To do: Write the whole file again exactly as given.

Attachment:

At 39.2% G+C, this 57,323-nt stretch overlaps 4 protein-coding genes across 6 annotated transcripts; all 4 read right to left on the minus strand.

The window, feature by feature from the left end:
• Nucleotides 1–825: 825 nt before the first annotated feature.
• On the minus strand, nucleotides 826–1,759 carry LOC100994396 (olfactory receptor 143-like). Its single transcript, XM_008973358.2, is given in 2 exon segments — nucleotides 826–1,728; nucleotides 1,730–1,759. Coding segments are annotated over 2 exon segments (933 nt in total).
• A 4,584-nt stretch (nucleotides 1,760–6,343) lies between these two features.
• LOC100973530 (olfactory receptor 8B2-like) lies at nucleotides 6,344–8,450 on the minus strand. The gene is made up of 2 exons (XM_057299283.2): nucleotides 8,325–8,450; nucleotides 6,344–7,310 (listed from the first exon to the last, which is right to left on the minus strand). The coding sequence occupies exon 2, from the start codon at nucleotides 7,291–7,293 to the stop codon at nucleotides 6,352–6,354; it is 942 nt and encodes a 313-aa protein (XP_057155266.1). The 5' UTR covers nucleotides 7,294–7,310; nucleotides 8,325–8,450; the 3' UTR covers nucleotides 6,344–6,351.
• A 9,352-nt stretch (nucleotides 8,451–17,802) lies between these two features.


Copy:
At 39.2% G+C, this 57,323-nt stretch overlaps 4 protein-coding genes across 6 annotated transcripts; all 4 read right to left on the minus strand.

The window, feature by feature from the left end:
• Nucleotides 1–825: 825 nt before the first annotated feature.
• On the minus strand, nucleotides 826–1,759 carry LOC100994396 (olfactory receptor 143-like). Its single transcript, XM_008973358.2, is given in 2 exon segments — nucleotides 826–1,728; nucleotides 1,730–1,759. Coding segments are annotated over 2 exon segments (933 nt in total).
• A 4,584-nt stretch (nucleotides 1,760–6,343) lies between these two features.
• LOC100973530 (olfactory receptor 8B2-like) lies at nucleotides 6,344–8,450 on the minus strand. The gene is made up of 2 exons (XM_057299283.2): nucleotides 8,325–8,450; nucleotides 6,344–7,310 (listed from the first exon to the last, which is right to left on the minus strand). The coding sequence occupies exon 2, from the start codon at nucleotides 7,291–7,293 to the stop codon at nucleotides 6,352–6,354; it is 942 nt and encodes a 313-aa protein (XP_057155266.1). The 5' UTR covers nucleotides 7,294–7,310; nucleotides 8,325–8,450; the 3' UTR covers nucleotides 6,344–6,351.
• A 9,352-nt stretch (nucleotides 8,451–17,802) lies between these two features.